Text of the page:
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Mystras

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Today, Mystras is a ghost town, but its history began in the middle of the 13th century CE, when the conquest of the Peloponnese by the Franks was completed and the Principality of Achaia, a Frankish Crusader state was formed. It was then that a strong wall and fortress was built on the eastern slopes of the Mt. Taygetos at the peak of a steep hill that became Mystras. In 1259, the fortress came under Byzantine rule and the town became the capital of the Despotate of Mystras, a semi-autonomous region of the Byzantine Empire. During the 13th and 14th centuries CE, it achieved great heights in the political, spiritual and cultural realms. It was conquered in 1460 by the Ottomans and remained under Turkish rule until 1827.

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Today it is a UNESCO World Heritage site.

Gastronomy

Singlino (pasto pork, which is smoked and then boiled with oranges), and pork in general in all its forms (skewered whole pork, sausage, etc.) are, together with the excellent quality olive oil, the hallmarks of Laconian cuisine.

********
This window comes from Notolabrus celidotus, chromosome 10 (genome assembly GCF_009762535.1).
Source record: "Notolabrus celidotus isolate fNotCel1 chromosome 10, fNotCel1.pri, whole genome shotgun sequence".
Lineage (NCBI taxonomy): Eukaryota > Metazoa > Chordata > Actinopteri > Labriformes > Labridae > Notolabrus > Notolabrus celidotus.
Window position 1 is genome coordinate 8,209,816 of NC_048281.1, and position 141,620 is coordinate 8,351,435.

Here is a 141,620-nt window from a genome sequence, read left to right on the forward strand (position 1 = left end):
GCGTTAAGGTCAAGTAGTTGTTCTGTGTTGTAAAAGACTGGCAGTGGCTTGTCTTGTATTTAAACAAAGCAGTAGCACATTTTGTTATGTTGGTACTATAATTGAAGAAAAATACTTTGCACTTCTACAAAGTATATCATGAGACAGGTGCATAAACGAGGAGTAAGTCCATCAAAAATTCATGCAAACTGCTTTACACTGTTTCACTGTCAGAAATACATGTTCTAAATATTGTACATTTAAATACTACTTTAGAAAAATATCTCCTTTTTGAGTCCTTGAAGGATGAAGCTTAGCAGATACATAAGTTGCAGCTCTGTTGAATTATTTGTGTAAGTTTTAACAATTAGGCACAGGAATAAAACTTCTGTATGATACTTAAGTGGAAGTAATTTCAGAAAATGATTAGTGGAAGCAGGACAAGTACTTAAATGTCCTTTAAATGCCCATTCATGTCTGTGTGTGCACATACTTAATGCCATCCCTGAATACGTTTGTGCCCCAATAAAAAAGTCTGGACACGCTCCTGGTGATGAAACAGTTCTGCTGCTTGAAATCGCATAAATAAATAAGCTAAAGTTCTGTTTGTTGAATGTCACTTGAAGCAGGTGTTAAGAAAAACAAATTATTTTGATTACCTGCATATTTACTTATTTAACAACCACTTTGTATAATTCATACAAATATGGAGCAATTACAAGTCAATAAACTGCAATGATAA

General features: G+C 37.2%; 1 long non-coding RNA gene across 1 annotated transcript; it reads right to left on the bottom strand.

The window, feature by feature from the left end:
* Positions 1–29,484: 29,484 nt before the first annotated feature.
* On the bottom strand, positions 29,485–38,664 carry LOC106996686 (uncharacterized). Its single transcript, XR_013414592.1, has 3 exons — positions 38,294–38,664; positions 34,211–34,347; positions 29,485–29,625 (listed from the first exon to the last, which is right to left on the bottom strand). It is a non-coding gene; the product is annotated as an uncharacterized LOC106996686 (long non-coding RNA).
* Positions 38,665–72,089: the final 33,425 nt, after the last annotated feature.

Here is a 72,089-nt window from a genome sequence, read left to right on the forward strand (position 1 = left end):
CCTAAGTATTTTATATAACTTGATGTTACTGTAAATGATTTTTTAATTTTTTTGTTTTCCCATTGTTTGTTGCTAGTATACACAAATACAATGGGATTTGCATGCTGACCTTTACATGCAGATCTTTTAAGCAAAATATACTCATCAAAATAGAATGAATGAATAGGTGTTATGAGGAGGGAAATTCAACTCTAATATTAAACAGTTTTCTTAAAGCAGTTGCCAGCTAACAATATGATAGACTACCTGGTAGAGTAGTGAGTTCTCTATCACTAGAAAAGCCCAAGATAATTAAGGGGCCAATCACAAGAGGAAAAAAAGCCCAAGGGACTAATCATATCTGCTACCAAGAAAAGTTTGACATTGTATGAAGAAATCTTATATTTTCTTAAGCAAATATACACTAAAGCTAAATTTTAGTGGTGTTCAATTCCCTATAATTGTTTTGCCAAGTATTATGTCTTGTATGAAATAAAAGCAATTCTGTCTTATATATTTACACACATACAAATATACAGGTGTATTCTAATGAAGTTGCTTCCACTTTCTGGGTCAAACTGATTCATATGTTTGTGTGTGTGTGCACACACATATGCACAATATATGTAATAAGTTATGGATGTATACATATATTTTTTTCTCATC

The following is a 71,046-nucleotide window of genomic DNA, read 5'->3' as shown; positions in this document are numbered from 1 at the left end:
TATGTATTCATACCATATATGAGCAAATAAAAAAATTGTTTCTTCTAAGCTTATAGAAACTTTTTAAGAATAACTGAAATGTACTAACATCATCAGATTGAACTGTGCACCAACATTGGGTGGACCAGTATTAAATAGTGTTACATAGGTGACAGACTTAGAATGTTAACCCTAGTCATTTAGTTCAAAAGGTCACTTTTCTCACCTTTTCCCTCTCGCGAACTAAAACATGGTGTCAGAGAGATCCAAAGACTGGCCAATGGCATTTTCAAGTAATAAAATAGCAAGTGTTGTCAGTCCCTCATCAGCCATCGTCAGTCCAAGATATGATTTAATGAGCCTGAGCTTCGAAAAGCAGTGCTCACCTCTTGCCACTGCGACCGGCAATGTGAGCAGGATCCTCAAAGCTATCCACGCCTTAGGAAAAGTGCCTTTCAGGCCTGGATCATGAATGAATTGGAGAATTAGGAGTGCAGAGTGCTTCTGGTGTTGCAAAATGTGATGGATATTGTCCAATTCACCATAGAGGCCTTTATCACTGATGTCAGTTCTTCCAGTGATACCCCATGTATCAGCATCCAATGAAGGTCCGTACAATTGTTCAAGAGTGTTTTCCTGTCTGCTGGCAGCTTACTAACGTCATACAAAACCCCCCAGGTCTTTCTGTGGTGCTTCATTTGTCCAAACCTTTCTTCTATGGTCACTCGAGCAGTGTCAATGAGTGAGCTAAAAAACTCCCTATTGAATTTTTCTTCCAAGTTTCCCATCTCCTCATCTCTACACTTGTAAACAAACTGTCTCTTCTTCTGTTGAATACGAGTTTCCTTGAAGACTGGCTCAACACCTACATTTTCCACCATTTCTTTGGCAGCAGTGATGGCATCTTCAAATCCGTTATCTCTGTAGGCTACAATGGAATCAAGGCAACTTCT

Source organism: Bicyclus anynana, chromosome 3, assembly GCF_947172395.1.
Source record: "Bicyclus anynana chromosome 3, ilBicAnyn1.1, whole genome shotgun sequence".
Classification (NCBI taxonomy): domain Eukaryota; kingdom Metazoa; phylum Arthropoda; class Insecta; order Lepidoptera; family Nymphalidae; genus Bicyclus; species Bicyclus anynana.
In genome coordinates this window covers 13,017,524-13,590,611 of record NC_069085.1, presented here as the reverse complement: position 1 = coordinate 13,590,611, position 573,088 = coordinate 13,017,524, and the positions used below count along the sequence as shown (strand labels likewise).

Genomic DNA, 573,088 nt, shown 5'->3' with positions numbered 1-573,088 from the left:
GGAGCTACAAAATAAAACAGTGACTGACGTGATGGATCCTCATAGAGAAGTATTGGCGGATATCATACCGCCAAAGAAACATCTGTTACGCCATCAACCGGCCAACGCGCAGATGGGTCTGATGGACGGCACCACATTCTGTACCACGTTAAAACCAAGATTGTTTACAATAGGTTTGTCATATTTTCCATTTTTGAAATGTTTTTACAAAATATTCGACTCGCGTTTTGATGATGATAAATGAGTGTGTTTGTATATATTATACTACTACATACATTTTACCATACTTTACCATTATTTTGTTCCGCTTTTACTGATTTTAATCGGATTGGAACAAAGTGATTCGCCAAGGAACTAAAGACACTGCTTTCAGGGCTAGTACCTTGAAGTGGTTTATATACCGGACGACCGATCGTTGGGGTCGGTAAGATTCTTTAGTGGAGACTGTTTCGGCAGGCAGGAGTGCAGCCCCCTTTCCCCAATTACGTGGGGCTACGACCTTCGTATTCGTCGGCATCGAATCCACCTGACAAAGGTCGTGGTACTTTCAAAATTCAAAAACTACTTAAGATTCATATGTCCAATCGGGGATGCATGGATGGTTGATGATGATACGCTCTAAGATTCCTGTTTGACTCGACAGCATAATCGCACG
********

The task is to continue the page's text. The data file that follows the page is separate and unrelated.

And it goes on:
Try kolokithokorfades (zucchini flowers in the pot with onion, garlic, tomato and mint leaves), bardouniotikos rooster (in the pot with tomato, onions and white, hard cheese), pitarakia or pitaroudes (pita with filo thin pastry sheets stuffed with spinach, wild horta, onion leaves, lettuce and mint), horta, which are wild greens eaten boiled, kagianas (eggs fried with tomato and cheese), lalangia (strips of dough folded in spirals and fried), tsigarolachana (aromatic wild horta fried with onions, tomato paste, olive oil, salt and pepper).

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view from cave of the sea surrounded by mountains

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